Now let’s talk about long-term archives.  This is data stored for a long time that doesn’t need to be in a library.  It can go on a shelf and that’ll be just fine.  Therefore, the only cost for this data is the cost of the media and the cost of cooling/dehumidifying something that doesn’t generate heat.  I can put it on a tape and never touch it for 30 years, and it’ll be fine (Yes, I’m serious; read the rest of the post).  If I put it on disk, I’m going to need to buy a new disk every five years and copy it.  So, even if the media were the same price (which it most certainly is not), the cost to store it on disk would be six times the cost of storing it on tape.

Unlimited Bandwidth

Never underestimate the bandwidth of a truck.  ‘Nuf said.  Lousy latency, yes.  But definitely unlimited bandwidth.

Integrity of Initial Write

LTO is two orders of magnitude better at writing bits than enterprise-grade SATA disks, which is what most data protection data is stored on.  The undetectable bit error rate of enterprise SATA is 1:10^15, and LTO is 1:10^17.  That’s one undetectable error every 100 TB with SATA disk and one undetectable error every 10 PB with LTO.  (If you want more than that, you can have one error every Exabyte with the Oracle and IBM drives.)  I would also argue that if one error every 10 PB is too much, then you can make two copies — at a cost an order of magnitude less than doing it on disk.  There’s that cost argument again.

Long-term Integrity

As I have previously written, tape is also much better than disk at holding onto data for periods longer than five years.  This is due to the  physics of how disks and tapes are made and operated.  There is a formula (KuV/kt) that I explain in a previous blog post that explains how the bigger your magnetic grains are, the better, and the cooler your device is, the better  The resulting value of this formula gives you an understanding of how well the device will keep its bits in place over long periods of time, and not suffer what is commonly called “bit rot.”   This is because disks use significantly smaller magnetic grains than tape, and disks run at very high operating temperatures, where tape is stored in ambient temperatures.  The result is that disk cannot be trusted to hold onto data for more than five years without suffering bit rot.  If you’re going to store data longer than five years on disk, you must move it around.  And remember that every time you move it around, you’re subject to the lower write integrity of disk.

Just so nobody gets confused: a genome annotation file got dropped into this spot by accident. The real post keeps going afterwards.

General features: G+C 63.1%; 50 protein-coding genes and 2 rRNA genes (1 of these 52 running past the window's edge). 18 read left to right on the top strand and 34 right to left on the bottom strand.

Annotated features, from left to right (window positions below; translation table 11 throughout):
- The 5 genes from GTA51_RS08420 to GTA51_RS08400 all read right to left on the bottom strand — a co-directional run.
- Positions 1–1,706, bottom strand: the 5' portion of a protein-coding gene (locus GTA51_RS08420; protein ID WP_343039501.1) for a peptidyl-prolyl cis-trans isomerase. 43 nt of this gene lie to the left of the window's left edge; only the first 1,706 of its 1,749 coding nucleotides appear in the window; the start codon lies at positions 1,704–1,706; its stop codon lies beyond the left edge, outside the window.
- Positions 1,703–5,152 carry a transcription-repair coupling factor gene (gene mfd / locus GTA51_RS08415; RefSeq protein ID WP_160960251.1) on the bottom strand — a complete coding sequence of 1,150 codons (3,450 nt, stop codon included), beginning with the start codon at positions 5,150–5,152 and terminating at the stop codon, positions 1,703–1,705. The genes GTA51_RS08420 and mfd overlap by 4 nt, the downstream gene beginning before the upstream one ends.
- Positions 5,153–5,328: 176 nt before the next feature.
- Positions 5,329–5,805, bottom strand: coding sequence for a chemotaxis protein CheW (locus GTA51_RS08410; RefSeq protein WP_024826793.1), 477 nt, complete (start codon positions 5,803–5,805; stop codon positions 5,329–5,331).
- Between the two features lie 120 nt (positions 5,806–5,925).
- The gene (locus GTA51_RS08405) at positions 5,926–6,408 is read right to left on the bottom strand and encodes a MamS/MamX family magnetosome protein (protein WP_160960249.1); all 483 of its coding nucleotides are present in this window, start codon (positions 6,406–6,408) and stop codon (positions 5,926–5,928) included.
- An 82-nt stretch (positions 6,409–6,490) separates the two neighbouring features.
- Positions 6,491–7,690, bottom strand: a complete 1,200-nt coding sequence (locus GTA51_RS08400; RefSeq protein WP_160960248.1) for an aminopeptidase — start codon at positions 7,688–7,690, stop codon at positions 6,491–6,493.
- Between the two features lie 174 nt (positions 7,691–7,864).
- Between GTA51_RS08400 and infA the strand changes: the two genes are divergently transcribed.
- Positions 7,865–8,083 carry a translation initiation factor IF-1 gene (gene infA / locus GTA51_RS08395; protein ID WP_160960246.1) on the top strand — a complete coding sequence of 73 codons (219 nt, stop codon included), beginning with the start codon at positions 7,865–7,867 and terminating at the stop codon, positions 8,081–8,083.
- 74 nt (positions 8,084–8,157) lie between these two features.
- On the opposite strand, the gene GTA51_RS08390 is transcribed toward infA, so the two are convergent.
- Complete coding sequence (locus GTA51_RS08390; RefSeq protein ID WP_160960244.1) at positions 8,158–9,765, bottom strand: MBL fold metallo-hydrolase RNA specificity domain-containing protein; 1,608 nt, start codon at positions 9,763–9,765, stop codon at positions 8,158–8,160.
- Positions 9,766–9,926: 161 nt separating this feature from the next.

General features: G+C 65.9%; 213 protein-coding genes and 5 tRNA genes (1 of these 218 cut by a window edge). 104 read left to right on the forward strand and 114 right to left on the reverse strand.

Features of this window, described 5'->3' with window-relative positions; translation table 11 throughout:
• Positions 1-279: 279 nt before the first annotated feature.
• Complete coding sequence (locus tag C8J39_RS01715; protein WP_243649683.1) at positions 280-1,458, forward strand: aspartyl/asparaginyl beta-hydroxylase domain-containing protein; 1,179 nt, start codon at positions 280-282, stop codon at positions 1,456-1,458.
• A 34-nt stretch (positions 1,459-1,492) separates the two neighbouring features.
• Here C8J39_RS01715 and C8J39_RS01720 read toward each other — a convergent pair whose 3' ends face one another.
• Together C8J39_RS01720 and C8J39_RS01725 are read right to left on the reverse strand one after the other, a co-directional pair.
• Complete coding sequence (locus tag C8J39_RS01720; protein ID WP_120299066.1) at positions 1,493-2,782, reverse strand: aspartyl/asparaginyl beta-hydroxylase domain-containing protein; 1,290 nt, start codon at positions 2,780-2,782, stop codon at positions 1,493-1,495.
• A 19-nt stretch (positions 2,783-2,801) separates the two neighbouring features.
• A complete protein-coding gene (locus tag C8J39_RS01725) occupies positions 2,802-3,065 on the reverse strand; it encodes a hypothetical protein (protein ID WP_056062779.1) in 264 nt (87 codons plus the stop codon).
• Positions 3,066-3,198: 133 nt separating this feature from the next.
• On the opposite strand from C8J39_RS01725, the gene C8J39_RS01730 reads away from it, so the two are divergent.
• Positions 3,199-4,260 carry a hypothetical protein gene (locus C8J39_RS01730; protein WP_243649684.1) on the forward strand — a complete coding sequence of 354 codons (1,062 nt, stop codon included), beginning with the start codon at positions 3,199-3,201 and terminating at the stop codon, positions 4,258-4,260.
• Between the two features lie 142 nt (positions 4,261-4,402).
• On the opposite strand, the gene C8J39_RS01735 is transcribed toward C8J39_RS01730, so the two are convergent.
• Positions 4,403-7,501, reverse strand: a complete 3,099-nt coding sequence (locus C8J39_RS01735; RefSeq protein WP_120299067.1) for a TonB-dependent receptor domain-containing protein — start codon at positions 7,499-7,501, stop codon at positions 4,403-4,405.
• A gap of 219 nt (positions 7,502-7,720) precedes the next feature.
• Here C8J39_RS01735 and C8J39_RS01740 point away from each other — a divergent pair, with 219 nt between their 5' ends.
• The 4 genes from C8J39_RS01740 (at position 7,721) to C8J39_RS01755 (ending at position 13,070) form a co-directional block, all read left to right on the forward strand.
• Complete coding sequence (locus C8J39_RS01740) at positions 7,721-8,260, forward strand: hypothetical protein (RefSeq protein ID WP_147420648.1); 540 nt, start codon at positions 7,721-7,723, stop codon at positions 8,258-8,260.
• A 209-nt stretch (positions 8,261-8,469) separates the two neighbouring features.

I know that those who are proponents of disk-based systems will say that because it’s on disk you can scan it regularly.  People who say that obviously don’t know that you can do the same thing on tape.  Any modern tape drive supports the SCSI verify command that will compare the checksums of the data stored on tape with the actual data.  And modern tape libraries have now worked this into their system, automatically verifying tapes as they have time.

Only optical (i.e. non-magnetic) formats (e.g. BluRay, UDO) do a better job of holding onto data for decades.  Unfortunately they’re really expensive. Last I checked, UDO media was 75 times more expensive than tape.

Air Gap [Update: I added this a day after writing the inital post because I forgot to add it]

One thing tape can do that replicated disk systems cannot do is create a gap of air between the protected data and the final copy of its backup.  Give the final tape copy to Iron Mountain and you create a barrier to someone destroying that backup maliciously.  One bad thing about replicated backups is that a malicious sysadmin can delete the primary system, backup system, and replicated backup system with a well-written script.  That’s not possible with an air gap.